Mississippi state Rep. Robert Foster (R-Hernando), a candidate for the Republican nomination for governor, speaks at a candidates forum in Biloxi, Miss., June 21. (Rogelio V. Solis/AP)

A 2017 Washington Post profile of Karen Pence brought renewed attention to the so-called Billy Graham rule — named for its best-known practitioner — and its various iterations. Vice President Pence does not eat alone with women other than Karen, and he does not attend events where alcohol is served unless she attends as well. Other evangelical men do not meet alone with women to whom they are not married under any circumstances. The latest high-profile practitioner is Mississippi state Rep. Robert Foster (R-Hernando), who declined to allow Mississippi Today reporter Larrison Campbell to shadow him for a day for a piece on his gubernatorial campaign unless she was accompanied by one of her male colleagues.

Foster’s quickness to condemn the discussion of his decision as a communist plot to bring down America lends the merest hint that his intentions here were less about preserving the sanctity of his marriage and more about ginning up the sort of culture war controversy that could be a boon to his campaign fundraising. But on the off chance that there are more sincere married men out there who are concerned about the appearance of impropriety in the age of #MeToo, but who also would like to find ways not to disadvantage women who work in politics, policy and the press — or who are simply engaged voters and citizens — I have suggestions. And, as a courtesy, I’ve brought along a male colleague, Robert Gebelhoff, to accompany us via byline in case it might be uncomfortable for you to take advice from a lone woman.

1. Provide your own darn chaperone: If you are worried that your reputation will be stained by spending time alone with a woman, or if you are concerned about your own self-control, do not put the onus on the woman who needs to meet with you to provide you both with a minder.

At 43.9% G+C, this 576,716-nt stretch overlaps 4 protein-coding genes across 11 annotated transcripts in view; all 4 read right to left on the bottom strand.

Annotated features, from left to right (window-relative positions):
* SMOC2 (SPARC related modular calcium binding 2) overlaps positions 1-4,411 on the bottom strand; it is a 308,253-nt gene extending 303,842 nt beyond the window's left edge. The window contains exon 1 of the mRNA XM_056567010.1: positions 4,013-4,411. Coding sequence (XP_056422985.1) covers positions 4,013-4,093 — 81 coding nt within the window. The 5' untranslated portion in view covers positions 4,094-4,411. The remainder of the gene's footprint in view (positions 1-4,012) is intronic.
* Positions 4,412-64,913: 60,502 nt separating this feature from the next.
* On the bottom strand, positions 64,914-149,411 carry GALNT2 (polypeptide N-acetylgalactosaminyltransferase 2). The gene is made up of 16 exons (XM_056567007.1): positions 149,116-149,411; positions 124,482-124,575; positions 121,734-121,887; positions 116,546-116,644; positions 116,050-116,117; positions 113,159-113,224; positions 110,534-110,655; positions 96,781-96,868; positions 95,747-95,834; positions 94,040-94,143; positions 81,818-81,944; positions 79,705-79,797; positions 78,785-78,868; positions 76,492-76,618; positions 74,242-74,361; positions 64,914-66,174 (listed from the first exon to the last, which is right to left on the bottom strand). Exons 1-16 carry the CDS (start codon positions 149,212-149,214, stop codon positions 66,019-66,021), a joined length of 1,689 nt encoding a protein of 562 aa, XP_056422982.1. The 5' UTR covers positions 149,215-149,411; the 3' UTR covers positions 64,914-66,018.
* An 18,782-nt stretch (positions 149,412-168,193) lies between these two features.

Part of what made Foster’s request to Campbell seem disingenuous is that it would be somewhat unusual for any candidate to be alone with any reporter under any circumstances, much less a whole day that includes a long ride. The idea is enough to give any campaign manager or press secretary worth their salt a modern-day case of the vapors. Who knows what could happen, even if we’re sensibly discounting the possibilities that the candidate will turn into a cartoon wolf and start chasing a gal reporter around a table — or that Hollywood is reality and all lady journalists are just waiting for an opportunity to cast away our glasses, unbutton our sensible shirts and start seducing every source in sight! Fortunately for Foster, he has a male campaign director, Colton Robison, who would presumably be going on this day-long trip anyway to keep an eye on things.

2. Be like Keanu Reeves!: As a politician, even if you’re not alone in a room with a woman, you are inevitably going to be in contact with them on the campaign trail. I completely understand that you are eager to avoid a situation where a selfie you take with an eager voter, or a greeting you exchange with someone introducing you at an event, is taken out of context. Presumably, given your publicly stated concerns for your virtue, you are not going to pull a Joe Biden: There will be no hair-sniffing and no shoulder rubbing. But how to handle the inevitable photo opportunities?

Fortunately, you have Reeves to guide you. Not only is the actor apparently ageless and able to switch seamlessly between movie genres, he has also perfected the art of taking pictures with his fans while making sure that it’s clear where his hands are at all times. Pockets are your friend! So are railings, tables, walls and any other surface where it might be convenient to rest your hand other than on the body of a woman.

3. Worry less about your own sexual magnetism. Or worry more: One of the ironies of this particular dust-up is that Campbell, the female reporter who requested to shadow Foster, is, in her own words, “very openly gay.” Implicit in the concern that spending time alone with a woman could lead to impropriety is the assumption that all men and women are potentially attracted to each other. This is very much not true! It seems unlikely that Robert Foster, or any man, could induce Campbell to change her sexual orientation. And who is to say that there’s not some dreamy gay male reporter out there who could entice a previously heterosexual male politician to contemplate switching teams?

I get why people are eager to protect their marriages and reputations, I really do. If only men who use the Billy Graham rule in professional settings were as concerned about the perception that they were discriminating against women as they were about the perception that they are seducing or harassing us.

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